Rose Centre for Stroke Recovery and Research

Researchers

Paige Thomas, PhD Candidate  (photo provided)
Rose Centre for Stroke Recovery and Research
Department of Communication Disorders
University of Canterbury, Christchurch

Primary Supervisor: Prof. Maggie Lee Huckabee
Director of the Rose Centre for Stroke Recovery and Research
Department of Communication Disorders
University of Canterbury, Christchurch

Current Research

Paige and the team are conducting a proof of concept study to assess the impact of swallowing skill training protocol in patients with Amyotrophic Lateral Sclerosis (ALS).

Currently, patients with ALS are not considered candidates for rehabilitation of swallowing; this is therefore early research into the possible benefits of rehabilitation.

Paige Thomas

The therapy is a skill training protocol for swallowing through the Biofeedback in Strength and Skill Training (BiSSkiT) software. This protocol uses surface electromyography (sEMG) which measures muscle activity from the skins surface and displays it on a computer monitor. SEMG electrodes are placed over the submental muscles which contract during swallowing resulting in a peak in the waveform on the screen. With the use of sEMG, participants are able to visualise and alter their muscle activity while swallowing. To make this task challenging, a target box will appear in a random position on the screen and participants will attempt swallow so that the peak of their swallow waveform lands within the target box. This challenging aspect of the therapy is intended to help to encourage cortical control of swallowing.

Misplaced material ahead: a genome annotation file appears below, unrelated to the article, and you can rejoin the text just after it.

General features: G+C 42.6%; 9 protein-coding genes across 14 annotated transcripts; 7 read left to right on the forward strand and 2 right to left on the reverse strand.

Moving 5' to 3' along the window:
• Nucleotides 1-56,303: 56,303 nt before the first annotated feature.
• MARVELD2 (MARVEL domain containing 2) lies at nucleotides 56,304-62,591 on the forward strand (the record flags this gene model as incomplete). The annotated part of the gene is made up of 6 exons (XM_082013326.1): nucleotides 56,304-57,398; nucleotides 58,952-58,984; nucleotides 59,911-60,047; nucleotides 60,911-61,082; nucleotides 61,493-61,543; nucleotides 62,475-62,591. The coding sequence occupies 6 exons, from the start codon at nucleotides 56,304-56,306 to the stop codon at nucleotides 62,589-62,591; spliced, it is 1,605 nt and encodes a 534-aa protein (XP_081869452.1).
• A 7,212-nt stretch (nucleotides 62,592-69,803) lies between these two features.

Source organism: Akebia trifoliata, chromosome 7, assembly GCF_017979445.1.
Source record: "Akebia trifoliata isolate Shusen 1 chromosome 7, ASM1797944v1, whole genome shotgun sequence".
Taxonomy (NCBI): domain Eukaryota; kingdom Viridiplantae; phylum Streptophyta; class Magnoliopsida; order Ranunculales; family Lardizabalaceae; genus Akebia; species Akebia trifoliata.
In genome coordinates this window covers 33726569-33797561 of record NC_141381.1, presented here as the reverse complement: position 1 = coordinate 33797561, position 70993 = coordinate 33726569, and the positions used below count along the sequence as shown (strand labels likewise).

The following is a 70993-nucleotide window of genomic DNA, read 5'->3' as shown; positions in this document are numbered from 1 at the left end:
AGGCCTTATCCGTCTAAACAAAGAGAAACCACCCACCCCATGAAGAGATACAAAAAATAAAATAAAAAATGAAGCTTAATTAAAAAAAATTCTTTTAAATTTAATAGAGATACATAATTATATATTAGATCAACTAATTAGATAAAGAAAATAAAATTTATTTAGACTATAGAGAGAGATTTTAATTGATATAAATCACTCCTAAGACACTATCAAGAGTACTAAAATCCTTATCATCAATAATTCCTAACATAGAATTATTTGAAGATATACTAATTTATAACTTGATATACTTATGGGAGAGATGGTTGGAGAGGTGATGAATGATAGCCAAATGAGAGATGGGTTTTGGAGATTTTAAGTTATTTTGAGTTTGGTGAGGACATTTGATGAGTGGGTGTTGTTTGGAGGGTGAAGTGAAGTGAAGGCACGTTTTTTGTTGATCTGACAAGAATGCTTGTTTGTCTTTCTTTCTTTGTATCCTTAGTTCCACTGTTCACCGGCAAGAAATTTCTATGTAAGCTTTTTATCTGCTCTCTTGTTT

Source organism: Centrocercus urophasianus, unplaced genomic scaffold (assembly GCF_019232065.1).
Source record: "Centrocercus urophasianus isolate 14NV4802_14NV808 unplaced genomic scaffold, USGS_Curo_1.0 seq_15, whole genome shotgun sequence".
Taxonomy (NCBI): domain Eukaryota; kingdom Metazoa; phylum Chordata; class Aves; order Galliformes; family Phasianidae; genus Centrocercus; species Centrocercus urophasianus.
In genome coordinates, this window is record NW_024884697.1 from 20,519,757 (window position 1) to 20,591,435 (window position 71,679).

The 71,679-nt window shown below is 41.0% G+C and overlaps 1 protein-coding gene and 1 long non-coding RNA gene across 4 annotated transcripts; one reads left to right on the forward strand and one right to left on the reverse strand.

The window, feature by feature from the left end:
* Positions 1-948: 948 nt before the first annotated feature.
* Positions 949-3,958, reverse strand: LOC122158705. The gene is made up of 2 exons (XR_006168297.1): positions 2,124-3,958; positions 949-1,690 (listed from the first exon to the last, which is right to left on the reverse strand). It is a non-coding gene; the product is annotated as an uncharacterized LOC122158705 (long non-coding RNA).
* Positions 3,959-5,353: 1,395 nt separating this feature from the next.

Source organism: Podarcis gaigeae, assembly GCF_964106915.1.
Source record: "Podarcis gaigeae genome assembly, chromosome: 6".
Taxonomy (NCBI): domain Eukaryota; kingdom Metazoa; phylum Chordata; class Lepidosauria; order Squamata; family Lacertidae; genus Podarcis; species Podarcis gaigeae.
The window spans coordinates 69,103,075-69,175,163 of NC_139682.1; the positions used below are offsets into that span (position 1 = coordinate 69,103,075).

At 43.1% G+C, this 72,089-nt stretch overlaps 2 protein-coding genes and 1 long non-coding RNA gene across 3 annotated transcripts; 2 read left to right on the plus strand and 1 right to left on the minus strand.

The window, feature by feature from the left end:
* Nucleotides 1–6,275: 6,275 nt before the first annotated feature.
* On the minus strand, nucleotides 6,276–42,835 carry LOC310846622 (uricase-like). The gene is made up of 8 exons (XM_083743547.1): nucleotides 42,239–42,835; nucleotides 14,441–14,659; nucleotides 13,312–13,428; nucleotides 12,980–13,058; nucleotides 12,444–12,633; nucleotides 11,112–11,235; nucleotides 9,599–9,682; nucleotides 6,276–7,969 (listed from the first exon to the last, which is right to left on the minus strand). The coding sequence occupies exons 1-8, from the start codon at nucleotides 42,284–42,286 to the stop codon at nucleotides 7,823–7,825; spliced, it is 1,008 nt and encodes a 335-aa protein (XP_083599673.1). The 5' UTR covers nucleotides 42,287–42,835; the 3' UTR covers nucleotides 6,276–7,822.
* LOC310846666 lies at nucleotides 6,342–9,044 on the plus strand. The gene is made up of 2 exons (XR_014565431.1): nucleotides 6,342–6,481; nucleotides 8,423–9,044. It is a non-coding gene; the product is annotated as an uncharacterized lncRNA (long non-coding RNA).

Relationship to MND

The research investigates prolonging functional swallowing and quality of life in patients with the Amyotrophic Lateral Sclerosis type of Motor Neuron Disease.

Future Research

The current research is a proof of concept study. Further research will be conducted into swallowing therapy in patients with ALS.

Collaborations

Paige and the team are collaborating with Dr. Sebastian Doeltgen from Flinders University and Dr. Deanna Britton from Portland State University, who is consulting on this project.

Resources

The MND Patient Registry and MND New Zealand are assisting with participant recruitment.

Resource Gaps

More funding for MND research would help to increase both the quantity and quality of MND research in New Zealand.

The Team

Prof. Maggie-Lee Huckabee, senior supervisor of research project, oversees all stages of planning and development of research as well as data collection and analysis. Director of the Rose Centre for Stroke Recovery and Research, University of Canterbury.

Dr. Phoebe Macrae, co-supervisor of research project. Deputy Director of the Rose Centre for Stroke Recovery and Research, University of Canterbury.

Dr. Michelle Troche, associate supervisor of research project, will oversee data collection in New York. Director of the Laboratory for the Study of Upper Airway Dysfunction, Columbia University.

The Rose Centre

Emma Burnip, Co-investigator, PhD candidate, performing data collection in New Zealand. Rose Centre for Stroke Recovery and Research, University of Canterbury.

Contact

The University of Canterbury Rose Centre for Stroke Recovery and Research
Leinster Chambers, Level One, 249 Papanui Road
Christchurch 8140
New Zealand

Paige Thomas
p: +64 3 369 2385
e: paige.thomas@pg.canterbury.ac.nz

Prof. Maggie-Lee Huckabee
p: +64 3 369 5124
e: Maggie-lee.huckabee@canterbury.ac.nz

Thoughtwired

Researchers

Thought-Wired, are a team of 5 consisting of:

Dr James Pau – Biomedical Engineer, Co-founder

Stuart McGill – Cognitive Neuroscientist

Sarvnaz Taherian – Research Psychologist, Co-founder

Sean Carmichael – Software Developer

Dmitry Selitskiy – CEO, Co-founder

They are based at Hobsonville Point Secondary School, Auckland, New Zealand

Current Research

The team are currently researching and developing a brain-computer interface for people with severe physical disabilities, such as Motor Neuron Disease and Cerebral Palsy. The main aim is to create a completely physical free communication system, that utilises the electrical signals of the brain to control applications on a computer.